In several species, xanthine oxidoreductase activity seems to be a major source of free radicals in myocardial tissue. Its activity changes during development and aging, at least in the rat heart. Hardly any data are available about its activity in two important diseases, hypertension and hypercholesterolemia, in which the production of free radicals induced by xanthine oxidoreductase activity could play a role. Therefore we measured the activity of xanthine oxidase and dehydrogenase in myocardial tissue of spontaneously hypertensive, Wistar (control hypertensive), Yoshida (hypercholesterolemic) and Brown Norway (control hypercholesterolemic) rats of various ages. Cytosolic fractions were incubated at 30°C, pH 8.3, with 60 μM xanthine, and the formation of urate was measured with high performance liquid chromatography. In the Wistar group, xanthine oxidoreductase activity was relatively constant during aging (about 1.8 U/g protein). In the hypertensive group, the activity increased gradually from 1.7 to 2.3 U/g at 18 months (p <0.05 compared with Wistar at 18 months). Xanthine oxidase was about twice as high in both groups at 18 months (p <0.001 compared with 2 and 6 months). The ratio of xanthine dehydrogenase to xanthine oxidase had decreased 42% at this age (p <0.001). In the Yoshida and Brown Norway groups, xanthine oxidoreductase activity was similar, with a peak at 6 months. These data suggest that the hypercholesterolemic state does not influence xanthine oxidoreductase activity. In contrast, in hypertrophied myocardium, xanthine oxidoreductase activity was higher than in the control, suggesting a different potential for free-radical generation. The combined effect of aging and hypertrophy could make these hearts more susceptible to damage from ischemia and reperfusion, especially in the light of the decrease in detoxifying systems with age.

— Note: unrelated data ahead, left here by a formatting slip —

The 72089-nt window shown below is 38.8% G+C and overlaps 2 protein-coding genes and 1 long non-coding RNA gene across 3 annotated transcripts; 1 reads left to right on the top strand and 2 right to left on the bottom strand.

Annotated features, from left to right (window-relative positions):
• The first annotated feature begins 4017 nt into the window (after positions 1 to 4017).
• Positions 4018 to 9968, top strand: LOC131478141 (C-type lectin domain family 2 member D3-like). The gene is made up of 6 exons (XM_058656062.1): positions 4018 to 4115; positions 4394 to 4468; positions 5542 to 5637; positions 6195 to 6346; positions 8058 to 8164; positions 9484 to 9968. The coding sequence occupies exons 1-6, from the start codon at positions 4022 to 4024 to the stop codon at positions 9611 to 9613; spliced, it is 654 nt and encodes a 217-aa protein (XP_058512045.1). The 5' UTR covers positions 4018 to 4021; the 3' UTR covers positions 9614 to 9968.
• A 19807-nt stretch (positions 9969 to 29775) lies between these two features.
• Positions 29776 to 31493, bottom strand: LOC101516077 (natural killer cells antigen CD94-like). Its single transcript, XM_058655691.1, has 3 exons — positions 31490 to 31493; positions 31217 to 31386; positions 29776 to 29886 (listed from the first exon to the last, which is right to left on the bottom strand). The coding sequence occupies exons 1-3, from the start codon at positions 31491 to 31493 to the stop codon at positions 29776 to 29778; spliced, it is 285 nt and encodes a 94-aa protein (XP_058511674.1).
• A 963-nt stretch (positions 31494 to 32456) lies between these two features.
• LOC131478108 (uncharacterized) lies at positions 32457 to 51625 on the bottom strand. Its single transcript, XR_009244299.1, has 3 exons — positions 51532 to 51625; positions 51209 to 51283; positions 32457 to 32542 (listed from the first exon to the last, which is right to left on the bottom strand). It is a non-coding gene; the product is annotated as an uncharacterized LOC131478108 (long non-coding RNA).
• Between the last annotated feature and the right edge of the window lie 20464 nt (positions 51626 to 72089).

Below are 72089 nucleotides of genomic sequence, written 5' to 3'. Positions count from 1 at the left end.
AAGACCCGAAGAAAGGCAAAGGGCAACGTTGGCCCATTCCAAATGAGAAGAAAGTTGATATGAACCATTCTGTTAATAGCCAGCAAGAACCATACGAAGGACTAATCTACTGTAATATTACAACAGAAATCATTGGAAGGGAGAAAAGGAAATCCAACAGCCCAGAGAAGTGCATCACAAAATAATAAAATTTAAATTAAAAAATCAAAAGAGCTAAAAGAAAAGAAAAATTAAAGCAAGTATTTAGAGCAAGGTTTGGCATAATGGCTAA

|Number of pages||5|
|Publication status||Published - 1993|
- xanthine oxidoreductase
ASJC Scopus subject areas
- Cardiology and Cardiovascular Medicine